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Do taxes really drive Americans crazy? Amity Shlaes thinks so. Her new book, The Greedy Hand: How Taxes Drive Americans Crazy and What To Do About It, argues that America is on the verge of a civic tax revolt. Voters, she writes, “cry out for tax relief,” and when tax breaks are given to them they “discover the puny size of the break” and “turn angry.” But the book demonstrates only that taxes have driven Shlaes crazy. The notion that citizens must pay some price for government has rendered her incoherent, irrational, and convinced that everybody else shares her obsession.
This kind of pathology is a job requirement for Shlaes, who writes on tax policy for the Wall Street Journal editorial page. Shlaes’ book is a longer exposition of the Journal’s supply-side theology, which holds that tax cuts for upper-income earners can produce almost magical economic results. The book preaches this now familiar creed to the multitudes; Shlaes uses folksy lingo and homespun anecdotes to give her message a warmly populist glow.
The problem, of course, is that the ever-rising tax burden is not driving Americans crazy. One reason for this disappointing stoicism may be that for the middle class the tax burden isn’t in fact rising. All credible sources (the nonpartisan Congressional Budget Office, for instance) agree that the median tax burden has fallen in recent years–that is, middle-income taxpayers are paying less. And opinion poll after opinion poll shows that only a tiny minority supports using the budget surplus for tax cuts. So, like the Journal editorial dogma it recycles, The Greedy Hand must resort to distortion, hypocrisy, and illogic to create the illusion of incipient tax revolt.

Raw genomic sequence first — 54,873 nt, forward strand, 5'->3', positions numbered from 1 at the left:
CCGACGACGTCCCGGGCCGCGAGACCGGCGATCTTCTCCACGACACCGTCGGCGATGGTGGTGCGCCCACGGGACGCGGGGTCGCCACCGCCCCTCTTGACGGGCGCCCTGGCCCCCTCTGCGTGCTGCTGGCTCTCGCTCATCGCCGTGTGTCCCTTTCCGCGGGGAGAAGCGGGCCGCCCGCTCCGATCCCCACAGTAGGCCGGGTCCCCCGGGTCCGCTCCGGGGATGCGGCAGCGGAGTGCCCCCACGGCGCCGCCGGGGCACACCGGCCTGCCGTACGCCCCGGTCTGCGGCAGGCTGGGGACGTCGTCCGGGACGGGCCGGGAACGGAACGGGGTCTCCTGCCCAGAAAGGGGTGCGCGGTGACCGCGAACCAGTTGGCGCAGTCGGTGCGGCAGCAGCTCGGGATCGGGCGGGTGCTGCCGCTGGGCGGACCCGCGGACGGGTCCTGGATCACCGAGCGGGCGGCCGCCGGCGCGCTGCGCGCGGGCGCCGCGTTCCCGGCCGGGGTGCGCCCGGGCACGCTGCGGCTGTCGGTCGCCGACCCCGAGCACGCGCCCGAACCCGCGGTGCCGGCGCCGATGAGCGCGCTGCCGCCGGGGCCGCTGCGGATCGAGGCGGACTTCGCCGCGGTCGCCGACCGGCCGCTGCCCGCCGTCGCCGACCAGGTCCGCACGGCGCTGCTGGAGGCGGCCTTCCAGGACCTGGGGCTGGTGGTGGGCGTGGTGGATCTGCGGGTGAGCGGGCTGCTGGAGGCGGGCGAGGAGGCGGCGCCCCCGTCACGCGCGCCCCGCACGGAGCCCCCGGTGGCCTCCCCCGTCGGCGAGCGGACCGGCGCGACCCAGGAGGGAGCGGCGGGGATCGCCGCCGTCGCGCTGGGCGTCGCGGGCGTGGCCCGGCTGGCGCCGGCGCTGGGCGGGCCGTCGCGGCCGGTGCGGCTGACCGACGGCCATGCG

To do so Shlaes trots out the same phony numbers used by anti-tax members of Congress. The book relies on dodgy statistics from the Tax Foundation that supposedly show a rising average tax burden but are based on inflated estimates and miscounting (to review the many egregious flaws in the Tax Foundation study, see a previous Crapshoot).
In fact, Shlaes cites only one nonphony piece of evidence–but even that doesn’t mean what she thinks it does. Americans are suffering, she writes, from “real bracket creep.” Bracket creep used to be a problem: Before the 1980s, tax brackets were based on fixed income thresholds that didn’t account for inflation. So when prices and wages rose quickly, taxpayers were pushed into higher tax brackets even though their real wages weren’t rising at all. President Reagan fixed this by indexing tax brackets for inflation.
So bracket creep doesn’t exist anymore. But Shlaes tries to resurrect it by discussing “real bracket creep”–the process of people shifting into higher tax brackets as their real income climbs. This has happened recently; the strong economy and booming stock market have produced big gains in income and, hence, in income taxes. To dramatize this point, Shlaes recounts the Beatles song “Taxman,” written in 1966, just as the group was beginning to enjoy its greatest success. Their financial situation is a representative sample–“we are all Beatles now,” she writes mournfully.